`The ultimate in comfort reading' Marian Keyes
`The funniest writer ever to put words on paper' Hugh Laurie
The odds are stacked against Chuffy when he falls head over heels for American heiress Pauline Stoker. Who better to help him win her over but Jeeves, the perfect gentleman's gentleman. But when Bertie, Pauline's ex-fiance finds himself caught up in the fray, much to his consternation, even Jeeves struggles to get Chuffy his fairy-tale ending.
`Wodehouse was quite simply the bee's knees. And then some' Joseph Connolly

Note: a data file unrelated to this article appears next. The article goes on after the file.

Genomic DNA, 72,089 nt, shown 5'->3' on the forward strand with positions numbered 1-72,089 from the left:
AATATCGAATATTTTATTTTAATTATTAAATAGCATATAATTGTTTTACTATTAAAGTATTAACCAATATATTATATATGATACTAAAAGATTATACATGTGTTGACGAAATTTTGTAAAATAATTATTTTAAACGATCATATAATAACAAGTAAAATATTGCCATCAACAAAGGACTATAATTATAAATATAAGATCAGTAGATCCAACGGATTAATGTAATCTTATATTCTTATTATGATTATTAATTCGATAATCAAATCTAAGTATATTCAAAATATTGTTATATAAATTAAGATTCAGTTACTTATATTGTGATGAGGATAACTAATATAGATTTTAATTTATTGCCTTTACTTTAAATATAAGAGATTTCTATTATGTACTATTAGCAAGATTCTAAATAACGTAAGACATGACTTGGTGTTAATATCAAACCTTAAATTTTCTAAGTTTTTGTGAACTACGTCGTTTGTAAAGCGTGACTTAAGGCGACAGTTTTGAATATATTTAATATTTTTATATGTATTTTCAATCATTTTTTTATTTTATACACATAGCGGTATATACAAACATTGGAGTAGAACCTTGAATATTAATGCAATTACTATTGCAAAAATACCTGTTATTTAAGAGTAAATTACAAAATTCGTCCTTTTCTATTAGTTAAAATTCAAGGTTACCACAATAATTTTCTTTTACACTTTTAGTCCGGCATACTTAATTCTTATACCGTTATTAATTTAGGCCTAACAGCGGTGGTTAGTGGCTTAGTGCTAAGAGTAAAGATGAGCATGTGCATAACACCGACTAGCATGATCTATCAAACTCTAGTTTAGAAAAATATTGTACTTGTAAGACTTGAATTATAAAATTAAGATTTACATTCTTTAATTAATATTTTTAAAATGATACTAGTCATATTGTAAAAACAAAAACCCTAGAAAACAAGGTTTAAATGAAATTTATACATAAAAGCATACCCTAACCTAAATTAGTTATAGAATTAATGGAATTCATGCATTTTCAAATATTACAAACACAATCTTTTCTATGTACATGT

Pelham Grenville Wodehouse (always known as `Plum') wrote more than ninety novels and some three hundred short stories over 73 years. He is widely recognised as the greatest 20th-century writer of humour in the English language. Perhaps best known for the escapades of Bertie Wooster and Jeeves, Wodehouse also created the world of Blandings Castle, home to Lord Emsworth and his cherished pig, the Empress of Blandings. His stories include gems concerning the irrepressible and disreputable Ukridge; Psmith, the elegant socialist; the ever-so-slightly-unscrupulous Fifth Earl of Ickenham, better known as Uncle Fred; and those related by Mr Mulliner, the charming raconteur of The Angler's Rest, and the Oldest Member at the Golf Club. In 1936 he was awarded the Mark Twain Prize for `having made an outstanding and lasting contribution to the happiness of the world'. He was made a Doctor of Letters by Oxford University in 1939 and in 1975, aged 93, he was knighted by Queen Elizabeth II. He died shortly afterwards, on St Valentine's Day.